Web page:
I am a jumbled mix of emotions this week. Work is crazy busy (thankful!), but this particular week hasn’t been smooth sailing for six years now.
I was finishing up a rigorous MBA program when my mom, sick with Parkinson’s Disease, went in the hospital and never came out. Two days before my birthday, three months before my graduation, and six months before my wedding, she died.
Last year for the anniversary of her death, I wrote her a letter that was incredibly cathartic. So this year again, I’m going with stream-of-consciousness writing.
Last year I talked a lot about “did I do enough” and I think I resolved in my own mind that I can’t change the past and I know I did as much as I could under the circumstances. I hope that you understand that, but since I will never know how you felt, I have to be okay with everything. After six years, I think I’m there.
The biggest question I wish you could answer for me right now is: what did you want to do that you didn’t get to? What things can I take on or experience while I’m still on this earth?
I’ve been thinking a lot about those questions. It’s like I have some drive to check off things on your bucket list. But you never really had a bucket list, that I knew of anyway. You were a mom and that was everything. Our interests were your interests and you were there all the time. Were there places you wanted to see or things you wanted to do? If there were, you never let us know. Your identity was tied to us, and I respect that immensely. It still makes me wonder.
Maybe I’m wondering all of this because I’m looking for some sort of life checklist. I feel like I’m doing what I want, yet something is still unsettled. I’m chasing weight loss, but don’t really feel like a number on the scale will change things as dramatically as I used to believe they would. I’m doing things I want to do and that I enjoy, and not much of that would change with a number on the scale. Or would it? I have no idea, but there is something inside that knows it’s not the magic answer to lifelong fulfillment.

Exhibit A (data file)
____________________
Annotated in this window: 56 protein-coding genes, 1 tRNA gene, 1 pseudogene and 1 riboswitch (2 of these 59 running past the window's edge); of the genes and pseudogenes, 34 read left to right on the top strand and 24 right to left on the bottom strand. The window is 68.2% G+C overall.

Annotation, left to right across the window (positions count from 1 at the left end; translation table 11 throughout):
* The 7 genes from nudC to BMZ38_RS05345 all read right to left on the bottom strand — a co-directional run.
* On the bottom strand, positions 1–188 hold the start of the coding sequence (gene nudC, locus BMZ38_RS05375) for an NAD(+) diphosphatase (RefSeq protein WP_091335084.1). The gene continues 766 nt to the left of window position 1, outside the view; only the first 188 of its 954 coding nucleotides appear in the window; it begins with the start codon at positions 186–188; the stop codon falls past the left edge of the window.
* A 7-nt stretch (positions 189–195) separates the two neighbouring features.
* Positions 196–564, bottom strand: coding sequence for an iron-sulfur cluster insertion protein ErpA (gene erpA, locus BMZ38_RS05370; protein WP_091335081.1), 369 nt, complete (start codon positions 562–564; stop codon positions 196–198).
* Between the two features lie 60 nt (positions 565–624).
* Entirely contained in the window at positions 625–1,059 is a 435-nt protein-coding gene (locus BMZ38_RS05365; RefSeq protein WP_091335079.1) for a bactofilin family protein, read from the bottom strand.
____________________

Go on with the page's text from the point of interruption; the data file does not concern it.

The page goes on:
I’ve felt a little “floaty” lately. I always need 500 different projects going on at the same time so I can stress out and produce good work. As soon as things slow down, it’s like my purpose goes away. It’s hard to explain, really. I still have passion for things but I don’t know how to survive in calm. I had so much chaos going on for several years that when things all seem to fall into place as they are now, it’s like I’m waiting for the jack-in-the-box to pop out and scare the shit out of me. I mean, yes, I still have stress and lots of projects going on (cue my near panic attacks 2 days in a row), but it’s not quite as hard anymore. Surely there’s something I’ve forgotten on my list of to-dos. So my brain starts reaching – what did mom want to accomplish that she didn’t get to? Yet really, it doesn’t matter. It won’t change that you aren’t here to do, see, or achieve. You won’t be waiting at the other side of a finish line or at an airport in some foreign land waiting for me. I think I’m chasing something that doesn’t exist, because I haven’t learned how to handle the calm.
Before I sign off today, I did want to make a conscious note to tell you thank you for something specific:
It seems that people who lose loved ones often achieve things and say “I hope (insert loved one here) would be proud of me.” I don’t ever think that, because one of the best things you did was always assure me that I was loved, and you were proud. There was never a time where I wondered what I could do to make you happy, because you always seemed happy no matter what. I think that is an incredible gift that you gave me. For every accomplishment big or small, I always know you are proud. I am so thankful for having that etched in my brain (and in my gut).
I love you with every fiber of my being and am so thankful I was your daughter.
I saw this photo and just chuckled. My mom would have been so happy that some 80s trends are coming back. Wow, she really embraced trends on herself and on my sister and I. Sorry Lauren for posting this photo. Seriously though – what is up with my cardigan? No wonder people stared at us so much when we were in Hong Kong. Phew! Love it though 🙂